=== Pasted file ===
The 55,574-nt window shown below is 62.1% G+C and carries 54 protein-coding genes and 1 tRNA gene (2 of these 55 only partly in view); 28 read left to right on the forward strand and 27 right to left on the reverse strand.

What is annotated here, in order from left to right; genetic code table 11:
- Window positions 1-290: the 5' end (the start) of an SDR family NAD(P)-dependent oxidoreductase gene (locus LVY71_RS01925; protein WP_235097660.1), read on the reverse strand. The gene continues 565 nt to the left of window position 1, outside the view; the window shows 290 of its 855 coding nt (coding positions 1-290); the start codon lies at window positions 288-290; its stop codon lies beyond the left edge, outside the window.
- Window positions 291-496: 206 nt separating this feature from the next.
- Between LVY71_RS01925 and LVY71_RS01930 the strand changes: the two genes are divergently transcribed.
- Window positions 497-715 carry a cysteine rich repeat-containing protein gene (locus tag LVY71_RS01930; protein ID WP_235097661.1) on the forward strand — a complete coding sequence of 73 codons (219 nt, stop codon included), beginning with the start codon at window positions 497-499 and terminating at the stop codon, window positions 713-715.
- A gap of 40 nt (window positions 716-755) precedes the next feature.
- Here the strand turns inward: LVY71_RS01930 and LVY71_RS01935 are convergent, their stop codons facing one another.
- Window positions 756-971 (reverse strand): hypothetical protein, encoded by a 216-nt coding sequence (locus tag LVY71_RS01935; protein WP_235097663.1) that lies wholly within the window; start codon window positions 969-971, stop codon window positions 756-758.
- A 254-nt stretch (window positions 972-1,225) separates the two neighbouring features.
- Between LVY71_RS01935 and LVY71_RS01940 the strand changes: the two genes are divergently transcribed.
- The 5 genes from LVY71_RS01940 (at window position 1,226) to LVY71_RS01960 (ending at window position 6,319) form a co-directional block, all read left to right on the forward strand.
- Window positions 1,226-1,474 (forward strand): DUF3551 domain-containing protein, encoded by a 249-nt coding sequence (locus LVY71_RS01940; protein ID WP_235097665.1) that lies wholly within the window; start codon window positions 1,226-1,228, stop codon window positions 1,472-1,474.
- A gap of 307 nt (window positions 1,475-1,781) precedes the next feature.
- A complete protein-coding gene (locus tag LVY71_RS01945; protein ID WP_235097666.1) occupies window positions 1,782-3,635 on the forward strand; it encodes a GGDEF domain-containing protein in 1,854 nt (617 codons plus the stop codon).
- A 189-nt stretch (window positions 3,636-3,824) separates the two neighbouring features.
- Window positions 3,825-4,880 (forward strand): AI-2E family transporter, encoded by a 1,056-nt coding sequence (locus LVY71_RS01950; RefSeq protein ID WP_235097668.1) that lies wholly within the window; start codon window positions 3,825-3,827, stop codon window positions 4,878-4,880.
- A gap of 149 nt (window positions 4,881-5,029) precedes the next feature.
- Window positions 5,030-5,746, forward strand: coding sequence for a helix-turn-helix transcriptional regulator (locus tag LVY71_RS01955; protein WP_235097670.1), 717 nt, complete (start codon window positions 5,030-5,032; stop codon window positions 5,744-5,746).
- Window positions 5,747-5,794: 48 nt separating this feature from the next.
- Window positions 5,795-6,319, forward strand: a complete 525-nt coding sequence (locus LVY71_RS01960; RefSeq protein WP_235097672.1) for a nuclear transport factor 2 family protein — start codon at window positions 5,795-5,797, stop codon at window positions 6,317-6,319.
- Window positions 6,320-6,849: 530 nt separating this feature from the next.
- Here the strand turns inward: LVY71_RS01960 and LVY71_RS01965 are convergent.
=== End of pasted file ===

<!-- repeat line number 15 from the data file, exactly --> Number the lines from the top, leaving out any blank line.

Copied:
- A complete protein-coding gene (locus tag LVY71_RS01945; protein ID WP_235097666.1) occupies window positions 1,782-3,635 on the forward strand; it encodes a GGDEF domain-containing protein in 1,854 nt (617 codons plus the stop codon).